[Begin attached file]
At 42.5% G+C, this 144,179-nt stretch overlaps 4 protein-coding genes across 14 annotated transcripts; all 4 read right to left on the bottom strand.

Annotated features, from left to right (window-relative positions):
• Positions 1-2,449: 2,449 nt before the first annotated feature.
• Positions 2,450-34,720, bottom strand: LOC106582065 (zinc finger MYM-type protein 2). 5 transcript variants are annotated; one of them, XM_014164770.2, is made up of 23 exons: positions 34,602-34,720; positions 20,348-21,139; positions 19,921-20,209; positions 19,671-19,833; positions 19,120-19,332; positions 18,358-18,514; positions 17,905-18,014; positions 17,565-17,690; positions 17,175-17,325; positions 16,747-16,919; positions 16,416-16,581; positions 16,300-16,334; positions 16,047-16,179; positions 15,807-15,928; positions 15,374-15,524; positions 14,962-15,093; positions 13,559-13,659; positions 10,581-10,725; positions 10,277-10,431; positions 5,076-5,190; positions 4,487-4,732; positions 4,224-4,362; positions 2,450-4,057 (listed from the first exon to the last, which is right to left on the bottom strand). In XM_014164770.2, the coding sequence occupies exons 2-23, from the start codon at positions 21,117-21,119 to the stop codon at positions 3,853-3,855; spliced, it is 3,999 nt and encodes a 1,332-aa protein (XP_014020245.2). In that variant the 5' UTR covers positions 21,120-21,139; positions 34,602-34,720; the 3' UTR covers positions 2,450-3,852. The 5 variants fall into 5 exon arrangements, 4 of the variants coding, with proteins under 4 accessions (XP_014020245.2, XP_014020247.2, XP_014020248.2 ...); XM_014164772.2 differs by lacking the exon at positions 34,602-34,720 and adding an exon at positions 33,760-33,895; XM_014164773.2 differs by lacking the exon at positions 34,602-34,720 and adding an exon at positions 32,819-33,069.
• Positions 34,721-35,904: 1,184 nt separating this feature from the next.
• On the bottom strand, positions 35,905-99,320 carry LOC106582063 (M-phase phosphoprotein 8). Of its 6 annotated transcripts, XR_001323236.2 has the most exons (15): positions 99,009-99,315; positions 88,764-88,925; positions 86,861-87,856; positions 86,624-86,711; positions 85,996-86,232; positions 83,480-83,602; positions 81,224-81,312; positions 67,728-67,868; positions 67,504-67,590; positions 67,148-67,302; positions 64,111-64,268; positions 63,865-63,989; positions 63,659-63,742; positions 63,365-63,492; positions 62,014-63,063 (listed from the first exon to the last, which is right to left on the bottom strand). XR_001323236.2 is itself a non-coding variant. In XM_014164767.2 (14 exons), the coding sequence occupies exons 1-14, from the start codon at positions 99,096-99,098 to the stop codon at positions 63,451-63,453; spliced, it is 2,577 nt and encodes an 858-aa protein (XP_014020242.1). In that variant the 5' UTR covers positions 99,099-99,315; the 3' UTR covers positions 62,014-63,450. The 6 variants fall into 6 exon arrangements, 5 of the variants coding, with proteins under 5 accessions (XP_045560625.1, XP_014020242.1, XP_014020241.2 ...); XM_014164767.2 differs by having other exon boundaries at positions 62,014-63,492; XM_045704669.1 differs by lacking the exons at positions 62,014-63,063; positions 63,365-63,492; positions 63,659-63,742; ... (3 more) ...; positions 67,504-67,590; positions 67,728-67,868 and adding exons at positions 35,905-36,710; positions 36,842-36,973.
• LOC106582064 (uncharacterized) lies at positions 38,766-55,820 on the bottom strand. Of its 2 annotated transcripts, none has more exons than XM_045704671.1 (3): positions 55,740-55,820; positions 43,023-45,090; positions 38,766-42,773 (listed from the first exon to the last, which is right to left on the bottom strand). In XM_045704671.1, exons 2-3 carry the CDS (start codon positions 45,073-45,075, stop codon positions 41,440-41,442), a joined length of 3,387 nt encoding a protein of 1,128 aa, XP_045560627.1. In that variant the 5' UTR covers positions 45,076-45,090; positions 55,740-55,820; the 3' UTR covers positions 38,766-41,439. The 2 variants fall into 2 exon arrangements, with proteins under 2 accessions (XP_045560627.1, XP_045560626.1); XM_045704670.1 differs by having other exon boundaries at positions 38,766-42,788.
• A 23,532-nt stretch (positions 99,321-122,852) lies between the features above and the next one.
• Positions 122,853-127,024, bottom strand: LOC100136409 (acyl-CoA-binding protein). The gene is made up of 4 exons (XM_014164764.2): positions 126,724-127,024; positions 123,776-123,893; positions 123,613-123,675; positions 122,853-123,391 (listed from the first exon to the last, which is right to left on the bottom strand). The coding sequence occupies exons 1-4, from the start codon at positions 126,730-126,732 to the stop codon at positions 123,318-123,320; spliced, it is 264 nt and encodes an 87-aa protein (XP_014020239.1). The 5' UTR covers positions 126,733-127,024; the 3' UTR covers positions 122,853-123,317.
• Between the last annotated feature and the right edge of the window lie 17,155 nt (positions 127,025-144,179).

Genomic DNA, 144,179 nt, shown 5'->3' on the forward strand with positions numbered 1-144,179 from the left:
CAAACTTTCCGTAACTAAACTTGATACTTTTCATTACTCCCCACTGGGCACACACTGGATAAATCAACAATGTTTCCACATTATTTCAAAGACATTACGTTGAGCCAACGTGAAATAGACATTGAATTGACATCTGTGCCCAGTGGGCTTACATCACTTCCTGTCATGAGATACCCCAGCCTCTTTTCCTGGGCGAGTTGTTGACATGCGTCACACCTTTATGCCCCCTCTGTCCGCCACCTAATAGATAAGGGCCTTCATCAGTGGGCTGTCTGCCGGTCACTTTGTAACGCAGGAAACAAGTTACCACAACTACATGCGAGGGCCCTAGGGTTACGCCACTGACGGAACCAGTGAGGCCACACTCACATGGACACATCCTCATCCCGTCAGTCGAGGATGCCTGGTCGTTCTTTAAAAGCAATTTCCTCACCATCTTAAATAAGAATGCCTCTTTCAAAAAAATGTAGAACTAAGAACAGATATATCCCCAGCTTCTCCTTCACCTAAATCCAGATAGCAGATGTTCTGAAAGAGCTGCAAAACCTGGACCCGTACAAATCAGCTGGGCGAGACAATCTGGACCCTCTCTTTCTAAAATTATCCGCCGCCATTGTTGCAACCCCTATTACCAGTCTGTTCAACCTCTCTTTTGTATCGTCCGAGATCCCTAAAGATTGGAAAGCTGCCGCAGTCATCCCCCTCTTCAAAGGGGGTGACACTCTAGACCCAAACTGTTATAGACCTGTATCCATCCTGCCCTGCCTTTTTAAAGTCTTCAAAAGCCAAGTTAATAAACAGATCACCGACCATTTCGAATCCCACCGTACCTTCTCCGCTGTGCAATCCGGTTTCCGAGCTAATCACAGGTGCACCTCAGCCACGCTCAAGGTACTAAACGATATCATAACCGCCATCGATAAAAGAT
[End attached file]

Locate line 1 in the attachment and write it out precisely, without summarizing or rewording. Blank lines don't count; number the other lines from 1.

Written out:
At 42.5% G+C, this 144,179-nt stretch overlaps 4 protein-coding genes across 14 annotated transcripts; all 4 read right to left on the bottom strand.